Conference call group:
“Can you repeat that again, Rick? I couldn’t quite hear that last part.”
Rick: “Oh, sorry. I was going through a tunnel. What I was saying was as;dlkfjad;flkjasd;gajk;dklafj;daslfjkdsz;laskjf;.”
Conference call group:
Ummm…yeah. That’s still not quite coming through.”
You know and I know it’s happening all the time. It’s happening on conference calls. It’s happening on Skype. It’s happening on Google Plus. It’s happening on Webinars. And I know it’s not just happening to me. So let’s not pretend for all of our innovation that we’ve got perfection at work because we don’t. We can see and hear each other. Congratulations. We can do things we couldn’t do in 1984. But we’re not there yet.
That’s why I’m proud to announce the greatest, clearest, most satisfying experience in meetings ever. It’s dependable. The communication is clearer. It’s like I can see the person right in front of me. Wait. I literally can see the person in front of me and it’s not a hologram:
It’s called Face-To-Face Meetings.
I know it’s pretty wild stuff. See, in a Face-to-Face meeting, you’re actually there. Not kind of there. Not on a screen or listened to over crappy audio where I have to lean in to hear you like I’m a 99-year-old.
“Oh, but that’s not practical.”
Driving isn’t practical? Getting on a plane isn’t practical? That’s hilarious.
You paid for a tricked-out conference room. You can pay for a plane ticket or gas money. Maybe it’s time you asked yourself a hard question about what kind of company you want to be: The kind where people are literally seen or the kind that lives in Virtualville.
I love this ad from United so many years ago that still rings as true today as it did then:
Yes. This is harder and more expensive. But guess what? The one thing you never have to worry about in going belly-to-belly with someone is the quality of the audio or the picture. Ever. Trying to present your work is hard enough. You don’t need the extra hurdle of lousy technology to get in your way for a second.
The irony here is I love the heck out of new gadgetry and technological tools. But in this department, technology hasn’t caught up. And it needs to nail it for us 10 out of 10 times. But no, you’re on a PC and I’m on a Mac so our stuff can’t talk to each other. Did you bring the right cord for this projector or did you leave it back at the office? The browser is too slow. The PowerPoint isn’t showing the slides the right way.
Hell, I was recently at an otherwise enjoyable conference and a presenter cued up a video that DIDN’T FIT THE SCREEN.
I mean…come on now. This is the best we can do in today’s day and age? REALLY?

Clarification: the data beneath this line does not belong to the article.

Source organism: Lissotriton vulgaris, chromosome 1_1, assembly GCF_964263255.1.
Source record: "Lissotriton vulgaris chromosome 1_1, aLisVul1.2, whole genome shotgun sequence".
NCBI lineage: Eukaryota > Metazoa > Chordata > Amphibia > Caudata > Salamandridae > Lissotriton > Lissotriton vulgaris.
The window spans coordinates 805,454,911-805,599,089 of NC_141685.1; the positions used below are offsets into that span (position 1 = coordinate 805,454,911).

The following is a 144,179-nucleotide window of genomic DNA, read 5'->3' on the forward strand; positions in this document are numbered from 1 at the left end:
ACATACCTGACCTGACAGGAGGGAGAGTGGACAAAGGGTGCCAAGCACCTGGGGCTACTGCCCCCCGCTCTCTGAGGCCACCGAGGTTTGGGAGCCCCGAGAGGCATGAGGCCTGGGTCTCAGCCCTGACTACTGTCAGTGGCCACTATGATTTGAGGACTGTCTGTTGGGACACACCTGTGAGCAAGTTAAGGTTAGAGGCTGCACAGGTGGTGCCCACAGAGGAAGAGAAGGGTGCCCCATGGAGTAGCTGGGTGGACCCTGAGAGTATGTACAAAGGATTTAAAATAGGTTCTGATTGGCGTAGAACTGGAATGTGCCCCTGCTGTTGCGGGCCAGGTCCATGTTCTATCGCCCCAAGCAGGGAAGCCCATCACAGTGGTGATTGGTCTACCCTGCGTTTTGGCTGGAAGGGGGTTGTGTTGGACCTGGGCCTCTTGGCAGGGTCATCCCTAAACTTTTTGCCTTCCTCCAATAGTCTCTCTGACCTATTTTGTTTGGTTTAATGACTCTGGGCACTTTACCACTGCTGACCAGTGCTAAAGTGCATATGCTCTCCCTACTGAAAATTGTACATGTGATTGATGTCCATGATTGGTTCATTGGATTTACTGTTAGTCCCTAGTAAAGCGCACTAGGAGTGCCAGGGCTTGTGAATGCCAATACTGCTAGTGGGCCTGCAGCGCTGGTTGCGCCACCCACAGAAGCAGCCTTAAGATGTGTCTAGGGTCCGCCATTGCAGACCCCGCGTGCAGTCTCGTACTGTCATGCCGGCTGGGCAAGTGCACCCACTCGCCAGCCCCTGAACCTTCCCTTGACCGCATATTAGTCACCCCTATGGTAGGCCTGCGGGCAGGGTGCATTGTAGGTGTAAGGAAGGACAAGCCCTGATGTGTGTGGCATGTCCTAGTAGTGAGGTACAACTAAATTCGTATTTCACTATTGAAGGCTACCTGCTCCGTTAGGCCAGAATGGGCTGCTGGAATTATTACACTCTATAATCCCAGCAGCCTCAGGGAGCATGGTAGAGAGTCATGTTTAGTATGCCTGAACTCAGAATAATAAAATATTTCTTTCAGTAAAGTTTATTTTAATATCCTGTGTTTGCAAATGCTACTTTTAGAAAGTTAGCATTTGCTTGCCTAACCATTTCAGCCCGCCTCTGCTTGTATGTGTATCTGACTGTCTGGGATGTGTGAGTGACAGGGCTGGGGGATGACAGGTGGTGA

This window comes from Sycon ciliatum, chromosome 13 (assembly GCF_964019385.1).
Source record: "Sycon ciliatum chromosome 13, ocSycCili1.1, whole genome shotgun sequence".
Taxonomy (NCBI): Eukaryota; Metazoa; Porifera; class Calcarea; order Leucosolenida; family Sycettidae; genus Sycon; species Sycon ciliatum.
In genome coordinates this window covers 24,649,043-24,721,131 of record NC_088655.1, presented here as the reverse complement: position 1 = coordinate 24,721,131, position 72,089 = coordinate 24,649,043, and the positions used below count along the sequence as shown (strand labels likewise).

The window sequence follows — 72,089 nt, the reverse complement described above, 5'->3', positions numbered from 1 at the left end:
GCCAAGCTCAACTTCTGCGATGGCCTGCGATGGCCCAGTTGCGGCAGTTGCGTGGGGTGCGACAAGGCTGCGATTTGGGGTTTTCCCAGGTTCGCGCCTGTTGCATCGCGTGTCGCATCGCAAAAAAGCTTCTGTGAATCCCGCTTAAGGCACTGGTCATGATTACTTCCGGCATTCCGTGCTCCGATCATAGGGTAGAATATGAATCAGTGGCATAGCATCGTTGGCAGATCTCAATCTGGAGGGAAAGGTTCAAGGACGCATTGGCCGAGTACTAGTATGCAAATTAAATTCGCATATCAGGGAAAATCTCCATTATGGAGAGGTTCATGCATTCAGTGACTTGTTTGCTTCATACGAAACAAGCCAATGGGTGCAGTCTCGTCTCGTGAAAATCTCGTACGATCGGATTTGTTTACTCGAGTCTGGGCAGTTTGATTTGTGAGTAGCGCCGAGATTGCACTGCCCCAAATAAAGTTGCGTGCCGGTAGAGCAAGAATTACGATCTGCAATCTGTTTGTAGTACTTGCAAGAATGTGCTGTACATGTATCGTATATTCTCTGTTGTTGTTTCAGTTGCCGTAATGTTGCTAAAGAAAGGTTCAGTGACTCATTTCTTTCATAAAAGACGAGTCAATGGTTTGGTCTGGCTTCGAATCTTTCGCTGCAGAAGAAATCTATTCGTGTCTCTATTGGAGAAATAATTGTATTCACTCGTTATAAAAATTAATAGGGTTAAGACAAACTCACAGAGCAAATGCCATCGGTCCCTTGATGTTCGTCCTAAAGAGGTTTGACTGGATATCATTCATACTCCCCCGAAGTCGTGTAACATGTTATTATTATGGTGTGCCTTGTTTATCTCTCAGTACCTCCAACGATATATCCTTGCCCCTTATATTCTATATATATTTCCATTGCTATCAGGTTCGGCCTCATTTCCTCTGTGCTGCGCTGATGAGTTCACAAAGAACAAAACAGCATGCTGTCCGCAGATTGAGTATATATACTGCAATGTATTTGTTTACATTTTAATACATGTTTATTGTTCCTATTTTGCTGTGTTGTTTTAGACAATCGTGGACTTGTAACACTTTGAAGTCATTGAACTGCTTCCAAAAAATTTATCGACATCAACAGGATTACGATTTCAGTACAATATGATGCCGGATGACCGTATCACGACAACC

Here’s the thing that happens in a Face-to-Face that doesn’t happen too often in the other applications: Follow-up questions by other people in the room who feel just a tad more comfortable raising those questions because they don’t have to scream into a speakerphone or try to be seen on-screen. And those little follow-up inquiries are big. Because they actually make that person feel that much more involved in the conversation.
In the agency business, we romanticize the idea of the Golden Age of our business characterized by “Mad Men.” Whether you’re talking about David Ogilvy or Don Draper, you’re talking about personal selling at its finest. Good ol’ handshakes, meet and greets and hopefully knocking their socks off in person.
But reserving that personal touch for the pitch alone may be why some clients feel as though a bait-and-switch occurs once the business is awarded.
Hey, what happened to that Creative Director and the Agency President? That was just for show, huh? Oh well. I guess we’ll see them again when it’s time for the account to go into review.
Relax. I’m not suggesting you toss out your iPhone, iPad or anything else that starts with an “i” like an Amish person.
What I am suggesting is that we tend to use these as a default method of communication rather than remember that our very best relationships are still built on human interaction every chance we get. It’s not always convenient, that I grant you. It can be a downright pain in the butt to get from here to there. But once we do get from here to there, that journey can be the foundation of a longer lasting client relationship.
What are we really talking about here that’s so much harder? Another hour of travel by car? Another four hours in the air somewhere in the country for a meeting today or tomorrow?
What’s it worth to your business to literally go the extra mile?
Wouldn’t you like to find out?
I’m in Chicago but can meet anywhere for a qualified prospect. If you’d like more information on what that kind of person looks like for me and vice versa, what you’re looking for in a brand and content strategist so we’re making the most of each other’s time, connect with me at email@example.com and I’d love to chat with you about the possibilities for getting together.
Totally agree with this. I have found during my job search is that most of my initial interviews are done via a phone call. I am much more comfortable in a face to face meeting.